Amazon has become an extremely successful online retailer for a variety reasons, including taking advantage of a psychological phenomenon called anchoring. This post will detail what the anchoring effect is and how websites like Amazon use it to their advantage.
What is the Anchoring Effect?
In the book Thinking, Fast and Slow, the author, Daniel Kahneman, explains the anchoring effect as a reliably reproduced behavior that occurs when a person considers ‘a particular value for an unknown quantity before estimating that quantity’. When a person is exposed to a value his or her estimate will stay close to it. Therefore the presented value acts as an ‘anchor’ for the estimate.
Visitors to the San Francisco Exploratorium took part in an experiment that demonstrated the effect. Some participants were presented with the following questions:
Is the height of the tallest redwood more or less than 1,200 feet?
What is your best guess about the height of the tallest redwood?
Other participants were presented with the same questions, but with different values. In the first question 1,200 was replaced with 180. This created two question sets with either a high anchor, 1,200 feet, or low anchor, 180 feet.
The answers to the questions were very revealing. The mean estimate for the low anchor questions was 282 feet, while the mean estimate in the high anchor group was 844 feet. That is a difference of 562 feet! An anchoring index can be established by converting the ratio of the difference between anchors and the mean estimates, 562/1020, to a percentage. For this experiment the index was 55%. For the anchoring index, 0% would represent people who completely ignored the anchor with 100% being people who fully adopted the anchor for their estimation. Based on the index the different anchors had a powerful influence on the participants’ estimations.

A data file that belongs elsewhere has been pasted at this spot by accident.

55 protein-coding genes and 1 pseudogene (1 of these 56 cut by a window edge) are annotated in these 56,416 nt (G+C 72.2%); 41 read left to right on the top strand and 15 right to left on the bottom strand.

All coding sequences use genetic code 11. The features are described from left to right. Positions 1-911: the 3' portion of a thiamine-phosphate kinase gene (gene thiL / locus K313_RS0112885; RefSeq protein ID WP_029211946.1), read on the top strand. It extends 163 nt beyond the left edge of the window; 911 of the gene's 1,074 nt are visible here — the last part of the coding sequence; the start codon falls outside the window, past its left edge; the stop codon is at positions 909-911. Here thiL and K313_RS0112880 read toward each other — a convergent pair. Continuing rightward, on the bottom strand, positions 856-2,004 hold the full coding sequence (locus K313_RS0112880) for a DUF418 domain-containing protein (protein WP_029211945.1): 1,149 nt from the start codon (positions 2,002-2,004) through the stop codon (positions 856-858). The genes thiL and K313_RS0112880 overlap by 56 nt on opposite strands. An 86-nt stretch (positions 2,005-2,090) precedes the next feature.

The anchoring effect has been replicated in numerous other studies and unsurprisingly, businesses have used it to their advantage.
How Amazon Uses Anchoring
When you come across a product on Amazon’s website there is often a ‘list price’ that is crossed out. Above that is a lower price in larger red font.
To a shopper it looks like there is a good deal. The product’s list price is $16, but Amazon will sell it for $9.07. What a steal. This is the anchoring effect in action.
The initial $16 list price is the high anchor price. The shopper now thinks that the product should be worth $16, but he or she only has to pay $9.07. The shopper believes he or she is getting a bargain, but the lower price is really the normal price Amazon would charge for the product. By using the anchoring effect, Amazon tricks consumers into buying goods at prices that seem like deals because of a high anchor price.
Although Amazon uses the anchoring effect throughout their website, the company also often sells products at a loss. In these cases the consumer really does get a deal. A good way to avoid falling for the price anchoring effect is to research a product’s cost on multiple websites and at other retailers to determine its market value.
The anchoring effect is a reliable and reproducible psychological concept that has been utilized by many online and physical retailers. The next time you search for a product online be cognizant of this trick and be sure not to fall for a company’s use of high anchor pricing.
Thinking, Fast and Slow
Using Psychology to Increase Conversion Rates by Smashing Magazine: Link